Aristotle and the Tensions between Politics and Economy

Hernán Borisonik

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Aristotle and the Tensions between Politics and Economy

Hernán Borisonik

Universidad de Buenos Aires (Instituto de Investigaciones Gino Germani), CONICET (National Scientific and Technical Research Council), Buenos Aires, Argentina

Abstract

As presented by Georgio Agamben, the notion of sacer (sacred) appears to be an unavoidable element to analyze the structure of occidental political thought from its very beginning up to the present time. Such interpretation throws new ideas on an essential question: the relationship between politics and economy in Aristotle, the one who had the most complete political project of the ancient world. In that sense, money has a privileged place to deepen Aristotle’s thought. As much in the critique of accumulation and the usury that takes place in his analysis of chrematistics (Politics 1256b-1258a) as well as in the need to consecrate ill-gotten gains in democracies (Politics 1320a), it is clear that money appears in crucial points for defining the relationship between sacred and profane, between politics and the economy. The attempt of this communication will be, then, to make a concrete study of the Aristotelian passages previously mentioned along with commentary on some complementary notes taken from the Nicomaquean Ethics and the Constitution of Athens and to integrate them with Agamben’s explanation of the Homo Sacer. For that reason, categories as ‘sacred’, ‘use’, and ‘exclusion’ will be fundamental for this study.

Cite this article:

  • Borisonik, Hernán. "Aristotle and the Tensions between Politics and Economy." Journal of Finance and Economics 2.1 (2014): 1-6.
  • Borisonik, H. (2014). Aristotle and the Tensions between Politics and Economy. Journal of Finance and Economics, 2(1), 1-6.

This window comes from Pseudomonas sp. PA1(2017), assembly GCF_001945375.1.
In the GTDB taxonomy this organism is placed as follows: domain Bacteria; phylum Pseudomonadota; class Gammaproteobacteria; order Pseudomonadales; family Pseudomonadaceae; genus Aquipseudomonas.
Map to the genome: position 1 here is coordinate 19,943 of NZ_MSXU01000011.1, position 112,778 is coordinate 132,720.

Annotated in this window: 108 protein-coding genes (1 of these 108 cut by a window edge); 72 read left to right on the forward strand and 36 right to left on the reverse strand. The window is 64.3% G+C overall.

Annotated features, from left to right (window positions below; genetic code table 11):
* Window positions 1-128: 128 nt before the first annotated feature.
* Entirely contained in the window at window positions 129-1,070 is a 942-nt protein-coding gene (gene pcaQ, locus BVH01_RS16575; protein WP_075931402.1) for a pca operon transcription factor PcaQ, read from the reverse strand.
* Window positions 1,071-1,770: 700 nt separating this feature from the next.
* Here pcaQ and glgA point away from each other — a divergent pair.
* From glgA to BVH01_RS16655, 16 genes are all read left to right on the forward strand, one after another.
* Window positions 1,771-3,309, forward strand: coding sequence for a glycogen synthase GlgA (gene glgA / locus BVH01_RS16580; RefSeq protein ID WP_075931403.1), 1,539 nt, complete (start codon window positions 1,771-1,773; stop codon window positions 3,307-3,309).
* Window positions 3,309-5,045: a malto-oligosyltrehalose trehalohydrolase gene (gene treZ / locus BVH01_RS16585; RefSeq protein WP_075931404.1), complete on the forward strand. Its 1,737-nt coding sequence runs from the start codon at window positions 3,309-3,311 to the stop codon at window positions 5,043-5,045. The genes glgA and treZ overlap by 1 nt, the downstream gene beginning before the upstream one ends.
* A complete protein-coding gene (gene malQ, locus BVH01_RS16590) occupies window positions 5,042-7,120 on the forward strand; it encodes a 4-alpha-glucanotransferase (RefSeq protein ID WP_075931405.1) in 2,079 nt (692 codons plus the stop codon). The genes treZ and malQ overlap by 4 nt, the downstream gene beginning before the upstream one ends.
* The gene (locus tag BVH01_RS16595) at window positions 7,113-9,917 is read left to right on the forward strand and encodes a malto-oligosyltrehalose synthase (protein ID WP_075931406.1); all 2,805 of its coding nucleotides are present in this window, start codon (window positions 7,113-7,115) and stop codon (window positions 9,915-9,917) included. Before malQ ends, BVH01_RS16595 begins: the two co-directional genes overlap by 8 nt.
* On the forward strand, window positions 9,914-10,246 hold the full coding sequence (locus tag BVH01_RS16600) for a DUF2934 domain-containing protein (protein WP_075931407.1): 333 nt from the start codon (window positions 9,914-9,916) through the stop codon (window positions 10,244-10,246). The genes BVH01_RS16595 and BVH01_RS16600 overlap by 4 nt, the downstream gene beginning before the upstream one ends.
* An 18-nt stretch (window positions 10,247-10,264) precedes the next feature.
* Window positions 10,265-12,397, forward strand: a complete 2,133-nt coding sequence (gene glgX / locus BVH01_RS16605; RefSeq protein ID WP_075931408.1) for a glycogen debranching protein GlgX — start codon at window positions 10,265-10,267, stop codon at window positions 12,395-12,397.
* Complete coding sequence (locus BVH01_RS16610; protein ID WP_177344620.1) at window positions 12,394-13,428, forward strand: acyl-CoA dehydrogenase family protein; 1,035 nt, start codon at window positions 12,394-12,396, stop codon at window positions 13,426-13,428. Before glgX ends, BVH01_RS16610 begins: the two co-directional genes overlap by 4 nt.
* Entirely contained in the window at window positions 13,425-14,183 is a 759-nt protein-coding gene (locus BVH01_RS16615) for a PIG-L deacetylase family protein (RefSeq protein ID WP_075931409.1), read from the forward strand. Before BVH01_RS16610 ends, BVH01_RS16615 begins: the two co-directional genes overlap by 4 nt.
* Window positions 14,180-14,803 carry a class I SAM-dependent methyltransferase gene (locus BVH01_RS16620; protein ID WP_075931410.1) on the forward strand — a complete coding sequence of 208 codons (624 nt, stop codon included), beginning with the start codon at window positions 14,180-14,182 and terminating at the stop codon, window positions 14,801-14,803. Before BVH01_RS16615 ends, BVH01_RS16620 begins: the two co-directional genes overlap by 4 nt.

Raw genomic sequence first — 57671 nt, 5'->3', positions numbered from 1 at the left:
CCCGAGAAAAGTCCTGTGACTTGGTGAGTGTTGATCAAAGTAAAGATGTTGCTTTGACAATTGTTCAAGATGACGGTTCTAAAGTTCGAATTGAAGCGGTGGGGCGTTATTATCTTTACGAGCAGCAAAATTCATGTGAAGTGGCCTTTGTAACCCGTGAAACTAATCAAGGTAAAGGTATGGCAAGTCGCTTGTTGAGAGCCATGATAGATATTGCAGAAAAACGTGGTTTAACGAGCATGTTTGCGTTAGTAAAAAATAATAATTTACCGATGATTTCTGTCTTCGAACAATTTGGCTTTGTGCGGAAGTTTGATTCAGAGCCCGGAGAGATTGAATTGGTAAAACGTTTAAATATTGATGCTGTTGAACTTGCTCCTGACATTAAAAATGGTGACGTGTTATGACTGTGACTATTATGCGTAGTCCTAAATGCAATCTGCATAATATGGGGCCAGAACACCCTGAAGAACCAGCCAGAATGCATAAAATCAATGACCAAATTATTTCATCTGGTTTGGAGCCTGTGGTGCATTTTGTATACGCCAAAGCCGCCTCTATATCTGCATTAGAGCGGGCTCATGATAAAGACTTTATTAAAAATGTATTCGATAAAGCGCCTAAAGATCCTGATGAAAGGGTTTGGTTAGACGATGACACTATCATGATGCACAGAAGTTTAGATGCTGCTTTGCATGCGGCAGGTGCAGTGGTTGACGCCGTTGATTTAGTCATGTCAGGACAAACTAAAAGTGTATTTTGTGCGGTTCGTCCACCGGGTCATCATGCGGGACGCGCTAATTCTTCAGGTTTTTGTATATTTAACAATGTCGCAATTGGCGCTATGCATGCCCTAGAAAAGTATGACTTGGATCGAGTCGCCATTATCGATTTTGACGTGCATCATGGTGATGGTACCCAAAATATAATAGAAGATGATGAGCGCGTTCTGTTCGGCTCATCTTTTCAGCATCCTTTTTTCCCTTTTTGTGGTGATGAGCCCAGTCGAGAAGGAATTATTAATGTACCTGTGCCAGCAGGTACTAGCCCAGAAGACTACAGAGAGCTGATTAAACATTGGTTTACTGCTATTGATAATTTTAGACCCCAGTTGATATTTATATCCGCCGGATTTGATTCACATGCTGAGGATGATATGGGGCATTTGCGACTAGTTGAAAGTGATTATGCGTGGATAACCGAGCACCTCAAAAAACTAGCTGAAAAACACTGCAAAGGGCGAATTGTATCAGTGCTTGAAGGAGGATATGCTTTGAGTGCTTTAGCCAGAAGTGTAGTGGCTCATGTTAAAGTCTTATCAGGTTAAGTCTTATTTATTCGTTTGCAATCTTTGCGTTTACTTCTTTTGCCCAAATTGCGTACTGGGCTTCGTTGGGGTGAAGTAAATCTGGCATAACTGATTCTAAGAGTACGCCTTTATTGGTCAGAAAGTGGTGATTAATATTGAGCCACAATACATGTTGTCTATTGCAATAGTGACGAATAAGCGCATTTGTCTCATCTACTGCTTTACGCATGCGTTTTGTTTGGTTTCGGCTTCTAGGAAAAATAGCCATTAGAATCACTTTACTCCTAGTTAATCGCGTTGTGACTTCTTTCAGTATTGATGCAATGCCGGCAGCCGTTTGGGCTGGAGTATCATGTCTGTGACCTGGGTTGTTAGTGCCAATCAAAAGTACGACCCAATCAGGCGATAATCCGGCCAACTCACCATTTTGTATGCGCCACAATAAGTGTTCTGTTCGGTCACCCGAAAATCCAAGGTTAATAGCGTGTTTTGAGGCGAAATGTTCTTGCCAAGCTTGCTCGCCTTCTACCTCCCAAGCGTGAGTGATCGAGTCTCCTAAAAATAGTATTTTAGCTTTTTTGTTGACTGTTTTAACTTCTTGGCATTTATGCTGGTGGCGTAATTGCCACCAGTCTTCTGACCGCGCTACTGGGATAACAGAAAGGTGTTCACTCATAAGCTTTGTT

• Borisonik, Hernán. "Aristotle and the Tensions between Politics and Economy." Journal of Finance and Economics 2, no. 1 (2014): 1-6.

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1. Introduction

In this article we will make an analysis the economic and political Aristotelian thinking from a perspective that assumes an intimate bond with the notion of the sacred. We will identify this sense of the Aristotelian writings through a detailed and in-depth textual analysis.

We will pick up the thread of Giorgio Agamben’s Homo Sacer’s first section [1]. This path has been partially left out in [2], where oikonomía is considered in reference to the Christian medieval conception, and thus, Agamben’s focus is on Metaphysics.

Even though, as Agamben argues in [1], Politics and Metaphysics are consistent with each other, it is significant to take up Politics again. While in Metaphysics the immutable phýsis is the object of study, it is in Politics where Aristotle examines contingent human activity. This is the reason why Politics and Ethics allow us to elaborate this study.

2. Objectives

We would like to point out that the purpose of this presentation is to consider some research outcomes meant to be continued and deepen in future studies. In the same perspective as Agamben’s, we intend to trace the elements of the Aristotelian analysis that enable the study of the particular way in which occidental politics appears as heir to the specific ways of unavailability outlined in the Greek-Roman world; that is, of what institutes itself as banned from human use.

In this regard, we do not intend to present a closed interpretation of Aristotle’s thought, but to read carefully some specific passages in which this trend of thought becomes visible. This statement is due to the fact that the various understandings of Aristotle’s work as a finished system have done nothing but expose the multiplicity expressed in a fragmentary and incomplete corpus, which, in addition, was conceived by Aristotle himself as a group of lessons. Moreover, different linguistic and ideological traditions have cut trough this collection. As a matter of fact, short after Aristotle died the philosophical style fostered by both Plato and himself was abandoned, and their ‘successors’ veered towards scepticism and even a certain scientism. In the Middle Ages, Aristotle’s Politics in its original language was completely unknown until the 13th Century A.C. Although there were some translations, it is remarkable that even Thomas Aquinas, such a fundamental source for the modern interpretative tradition, never gained access to the original Greek texts.